Metal Finishing Guide Book

2012 Organic Finishing Guidebook Issue

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Page 265 of 331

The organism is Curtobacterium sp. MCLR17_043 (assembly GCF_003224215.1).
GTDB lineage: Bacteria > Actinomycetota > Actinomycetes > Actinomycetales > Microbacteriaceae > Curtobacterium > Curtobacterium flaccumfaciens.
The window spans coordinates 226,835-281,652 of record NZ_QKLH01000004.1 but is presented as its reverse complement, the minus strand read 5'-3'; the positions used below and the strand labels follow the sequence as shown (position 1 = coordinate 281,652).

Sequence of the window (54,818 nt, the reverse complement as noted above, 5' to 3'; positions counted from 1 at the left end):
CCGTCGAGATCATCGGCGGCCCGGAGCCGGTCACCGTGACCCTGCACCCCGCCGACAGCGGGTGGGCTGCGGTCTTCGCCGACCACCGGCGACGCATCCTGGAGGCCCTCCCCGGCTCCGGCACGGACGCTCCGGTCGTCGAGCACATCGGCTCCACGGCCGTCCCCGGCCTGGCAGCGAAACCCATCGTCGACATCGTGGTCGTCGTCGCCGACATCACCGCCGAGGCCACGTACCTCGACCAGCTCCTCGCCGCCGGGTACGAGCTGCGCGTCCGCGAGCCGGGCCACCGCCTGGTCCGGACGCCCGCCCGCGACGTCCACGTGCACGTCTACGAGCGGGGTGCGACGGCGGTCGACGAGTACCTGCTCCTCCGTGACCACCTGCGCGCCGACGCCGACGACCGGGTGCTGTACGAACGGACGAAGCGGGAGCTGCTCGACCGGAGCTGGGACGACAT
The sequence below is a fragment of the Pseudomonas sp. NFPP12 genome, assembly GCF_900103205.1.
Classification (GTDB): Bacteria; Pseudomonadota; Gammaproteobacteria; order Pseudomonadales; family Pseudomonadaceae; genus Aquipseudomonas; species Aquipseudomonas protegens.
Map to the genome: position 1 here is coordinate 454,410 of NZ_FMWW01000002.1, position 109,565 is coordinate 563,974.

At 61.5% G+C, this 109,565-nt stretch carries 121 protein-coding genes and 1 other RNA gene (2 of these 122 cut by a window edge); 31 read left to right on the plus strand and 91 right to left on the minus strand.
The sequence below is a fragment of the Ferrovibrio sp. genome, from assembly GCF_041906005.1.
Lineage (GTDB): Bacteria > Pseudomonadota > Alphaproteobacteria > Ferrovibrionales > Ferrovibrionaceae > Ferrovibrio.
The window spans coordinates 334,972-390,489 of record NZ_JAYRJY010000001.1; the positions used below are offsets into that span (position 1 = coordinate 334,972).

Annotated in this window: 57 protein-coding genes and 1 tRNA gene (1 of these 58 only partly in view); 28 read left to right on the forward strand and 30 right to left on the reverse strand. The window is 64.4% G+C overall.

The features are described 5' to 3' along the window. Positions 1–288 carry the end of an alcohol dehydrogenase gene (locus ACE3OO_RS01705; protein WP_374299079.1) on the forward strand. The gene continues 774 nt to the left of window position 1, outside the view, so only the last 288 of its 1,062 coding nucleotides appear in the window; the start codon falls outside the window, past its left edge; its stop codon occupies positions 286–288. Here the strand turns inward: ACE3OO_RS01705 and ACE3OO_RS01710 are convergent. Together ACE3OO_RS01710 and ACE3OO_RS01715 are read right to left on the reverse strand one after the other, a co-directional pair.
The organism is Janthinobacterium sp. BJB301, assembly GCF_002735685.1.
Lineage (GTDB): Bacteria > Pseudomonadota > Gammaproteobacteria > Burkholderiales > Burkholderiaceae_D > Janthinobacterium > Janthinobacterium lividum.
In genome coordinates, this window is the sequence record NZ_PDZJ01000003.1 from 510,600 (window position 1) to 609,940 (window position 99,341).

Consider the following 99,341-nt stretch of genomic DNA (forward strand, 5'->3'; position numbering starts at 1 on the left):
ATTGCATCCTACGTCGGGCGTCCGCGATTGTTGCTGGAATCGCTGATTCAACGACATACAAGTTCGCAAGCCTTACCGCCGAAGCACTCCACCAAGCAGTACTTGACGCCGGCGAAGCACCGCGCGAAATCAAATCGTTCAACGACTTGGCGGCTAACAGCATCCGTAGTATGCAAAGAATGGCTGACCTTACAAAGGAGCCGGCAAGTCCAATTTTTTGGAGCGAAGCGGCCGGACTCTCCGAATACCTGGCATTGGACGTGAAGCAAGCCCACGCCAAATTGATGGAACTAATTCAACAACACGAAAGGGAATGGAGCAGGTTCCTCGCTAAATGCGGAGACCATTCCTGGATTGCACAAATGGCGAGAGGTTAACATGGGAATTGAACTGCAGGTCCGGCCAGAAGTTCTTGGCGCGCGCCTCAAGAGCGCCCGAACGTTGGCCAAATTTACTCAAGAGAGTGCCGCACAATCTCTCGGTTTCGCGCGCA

be tested to determine its metal content and treated accordingly.) Air Salt bath systems normally are enclosed to contain heat and minimize bath evaporation. They also incorporate air exhaust systems for removing any incidental smoke and fumes during stripping. because of the speed of the stripping process the instantaneous smoke that maybe generated requires high-volume exhaust rates. Air cleaning equipment must be capable of removing the fine particulate solids present in the exhaust stream while handling the volume requirements of the system. This usually is accomplished with wet scrubbers or bag houses. In- line systems normally do not require this equipment. Solid Wastes Reaction products formed during salt bath paint stripping are 100% inorganic. Paint is thermochemically oxidized to water vapor, carbon dioxide, and nitrogen. Inorganics in the paint (opacifiers, filters, and inorganic pigments) usually react with the bath to form their alkaline analog. Some of the reaction products are in their gaseous form at the bath's operating temperature and simply leave the bath. Some of the products continue to react with the bath to form alkali car- bonates. Once the bath becomes saturated with these by products, they start to precipitate as a sludge or solid waste. It is important to note that the bath con- tinues to strip paint even when saturated. The bath does not have to be dumped; it will remain effective through periodic additions of process chemicals. The sludge resulting from the stripping operation is comprised of alkali car- bonates and any inorganic components, which may have been present in the paint. It normally is classified as a corrosive because of its high alkalinity. Restricted metals may be present if these elements were present in the original paint. In the past the sludges from a salt bath were disposed of as hazardous waste in approved landfills. Today, these sludges frequently are point-source treated in- house. The sludges, which are freely water-soluble, may be dissolved in water and then treated. Some systems utilize the alkaline quench/rinse waters for all or part of sludge dissolution. Once in solution, the sludge may be pH adjusted and metal re- duction/precipitation used, if required. After filtration and clarification, the water is usually acceptable for discharge. The solid residue obtained during filtration will not be corrosive, but should be subjected to toxic characteristic leaching procedure (TCLP) testing if heavy metals were initially present to determine its ultimate dis- posal classification. An alternative to point-source treatment is to direct the sludge solution to the plant's central waste treatment facility for beneficial use or for pH adjustment and metal removal. SUMMATION Historically, molten salt baths have been used to strip heavy deposits of coatings from part carriers. New families of difficult-to-remove hybrid paints and the in- creased use of powder coating have broadened applications. Finishing processes, such as electrostatic coating, also have created new demands for 100% coating re- moval because of the need of a good ground between a part and fixture; however, the most significant change in molten salt paint stripping is improved equipment technology. Salt baths now can be integrated into finishing systems to provide continuous, in-line stripping. Dual-function, in-line systems also provide the ca- pability to strip part carriers and salvage finished parts in a common bath. 264

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